When it became apparent that our existing storage implementation was not sufficient to meet our new application requirements, our first thought was to call Cold Creek Solutions. Our long-standing relationship gave us the confidence that we would get the best advice available. Cold Creek’s recommendation was to front-end our aging storage with a technologically advanced solution from HDS (Hitachi Data Systems). This gave us the functionality and performance we needed while preserving our existing investments.
Chadd Warwick, Comprehensive Software Systems
Find a unified storage solution to support a fast-growing software-as- a-service (SaaS) offering for financial services organizations. Solution
Hitachi Unified Storage Benefits
• Extended the usability of existing storage assets
• Improved TCO and reduced maintenance fees
• Enhanced storage utilization by 40 percent
• Improved ability to deliver innovative services
Leveraging its expertise in storage, data management and technology solutions, Cold Creek Solutions, a Colorado-based technology planning firm, had been partnering with CSS on server and other infrastructure technologies for years. When Adam Lancaster, VP of technology sales for Cold Creek, heard that CSS was planning a storage refresh, he urged the company to consider solutions outside of the EMC box – namely, the unified storage family from Hitachi Data Systems (HDS).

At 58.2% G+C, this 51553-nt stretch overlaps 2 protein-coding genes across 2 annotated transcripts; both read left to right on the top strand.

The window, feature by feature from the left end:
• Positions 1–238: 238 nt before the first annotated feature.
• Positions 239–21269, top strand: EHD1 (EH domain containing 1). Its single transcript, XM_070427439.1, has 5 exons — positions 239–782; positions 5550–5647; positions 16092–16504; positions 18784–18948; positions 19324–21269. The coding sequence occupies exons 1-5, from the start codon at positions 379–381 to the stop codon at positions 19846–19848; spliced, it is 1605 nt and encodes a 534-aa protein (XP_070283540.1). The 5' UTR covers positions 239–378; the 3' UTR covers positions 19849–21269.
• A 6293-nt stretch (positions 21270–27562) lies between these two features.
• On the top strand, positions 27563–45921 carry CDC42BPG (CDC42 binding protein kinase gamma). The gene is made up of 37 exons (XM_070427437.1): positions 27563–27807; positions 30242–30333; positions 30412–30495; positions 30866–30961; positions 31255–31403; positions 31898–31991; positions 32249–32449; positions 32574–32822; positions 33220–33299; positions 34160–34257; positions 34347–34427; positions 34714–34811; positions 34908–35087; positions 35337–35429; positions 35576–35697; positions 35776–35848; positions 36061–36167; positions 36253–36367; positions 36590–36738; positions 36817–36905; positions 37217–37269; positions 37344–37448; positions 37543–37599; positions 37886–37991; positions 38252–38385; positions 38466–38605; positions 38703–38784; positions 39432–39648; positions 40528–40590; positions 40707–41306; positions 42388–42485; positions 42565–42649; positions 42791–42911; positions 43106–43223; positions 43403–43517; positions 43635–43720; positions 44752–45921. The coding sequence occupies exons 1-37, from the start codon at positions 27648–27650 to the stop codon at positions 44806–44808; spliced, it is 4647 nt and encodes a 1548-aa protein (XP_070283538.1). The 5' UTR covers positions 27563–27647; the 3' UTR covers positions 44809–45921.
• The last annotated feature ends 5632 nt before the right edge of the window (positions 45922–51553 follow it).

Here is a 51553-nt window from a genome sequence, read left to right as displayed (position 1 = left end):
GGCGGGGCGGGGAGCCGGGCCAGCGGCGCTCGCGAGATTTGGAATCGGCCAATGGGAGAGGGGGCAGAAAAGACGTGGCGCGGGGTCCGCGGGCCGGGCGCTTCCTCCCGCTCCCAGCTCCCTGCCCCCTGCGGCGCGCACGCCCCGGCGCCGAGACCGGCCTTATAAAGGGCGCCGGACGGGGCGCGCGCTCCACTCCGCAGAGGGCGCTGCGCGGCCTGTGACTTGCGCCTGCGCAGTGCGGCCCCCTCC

With configuration expertise provided by the local HDS team and logistical and financial support from Arrow ECS, Cold Creek was able to propose a best-of-both-worlds solution that leveraged a Hitachi Unified Storage (HUS) front end for virtualization and utilized CSS’s existing EMC storage resources on the back end. The solution also came in at about one half the cost of the proposed Symmetrix VMAX solution from EMC.
“The pricing ended up being what we needed, but Hitachi really stood apart from a technology perspective,” says Warwick. “Number one, the HUS would allow us to virtualize and extend the usability of our EMC assets that weren’t ready for end of life. Second, it would be quickly and easily scalable with flash drives that slot right into the normal chassis. And finally, it was developed with an ASIC (application-specific integrated circuit) architecture, so we knew it was purpose-built for meeting enterprise storage demands.”